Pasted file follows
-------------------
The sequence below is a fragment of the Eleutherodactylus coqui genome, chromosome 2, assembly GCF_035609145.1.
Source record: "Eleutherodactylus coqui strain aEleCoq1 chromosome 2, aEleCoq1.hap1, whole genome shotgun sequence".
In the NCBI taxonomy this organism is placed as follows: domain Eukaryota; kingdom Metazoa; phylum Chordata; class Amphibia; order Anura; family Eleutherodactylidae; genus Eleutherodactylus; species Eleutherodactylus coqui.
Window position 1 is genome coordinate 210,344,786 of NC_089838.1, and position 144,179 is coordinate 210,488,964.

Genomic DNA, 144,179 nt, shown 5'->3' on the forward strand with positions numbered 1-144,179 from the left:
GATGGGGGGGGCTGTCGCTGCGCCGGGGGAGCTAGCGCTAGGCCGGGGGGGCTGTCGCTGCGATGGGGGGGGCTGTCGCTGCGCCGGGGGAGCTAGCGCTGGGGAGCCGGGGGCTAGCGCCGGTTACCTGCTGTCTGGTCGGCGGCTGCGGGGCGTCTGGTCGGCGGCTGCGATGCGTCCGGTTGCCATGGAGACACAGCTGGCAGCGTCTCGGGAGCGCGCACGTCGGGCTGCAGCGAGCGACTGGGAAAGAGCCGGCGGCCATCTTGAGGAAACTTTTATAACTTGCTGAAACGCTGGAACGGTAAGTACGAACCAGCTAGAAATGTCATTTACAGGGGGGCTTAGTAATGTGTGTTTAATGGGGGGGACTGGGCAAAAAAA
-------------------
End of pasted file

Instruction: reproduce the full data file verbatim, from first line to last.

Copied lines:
The sequence below is a fragment of the Eleutherodactylus coqui genome, chromosome 2, assembly GCF_035609145.1.
Source record: "Eleutherodactylus coqui strain aEleCoq1 chromosome 2, aEleCoq1.hap1, whole genome shotgun sequence".
In the NCBI taxonomy this organism is placed as follows: domain Eukaryota; kingdom Metazoa; phylum Chordata; class Amphibia; order Anura; family Eleutherodactylidae; genus Eleutherodactylus; species Eleutherodactylus coqui.
Window position 1 is genome coordinate 210,344,786 of NC_089838.1, and position 144,179 is coordinate 210,488,964.

Genomic DNA, 144,179 nt, shown 5'->3' on the forward strand with positions numbered 1-144,179 from the left:
GATGGGGGGGGCTGTCGCTGCGCCGGGGGAGCTAGCGCTAGGCCGGGGGGGCTGTCGCTGCGATGGGGGGGGCTGTCGCTGCGCCGGGGGAGCTAGCGCTGGGGAGCCGGGGGCTAGCGCCGGTTACCTGCTGTCTGGTCGGCGGCTGCGGGGCGTCTGGTCGGCGGCTGCGATGCGTCCGGTTGCCATGGAGACACAGCTGGCAGCGTCTCGGGAGCGCGCACGTCGGGCTGCAGCGAGCGACTGGGAAAGAGCCGGCGGCCATCTTGAGGAAACTTTTATAACTTGCTGAAACGCTGGAACGGTAAGTACGAACCAGCTAGAAATGTCATTTACAGGGGGGCTTAGTAATGTGTGTTTAATGGGGGGGACTGGGCAAAAAAA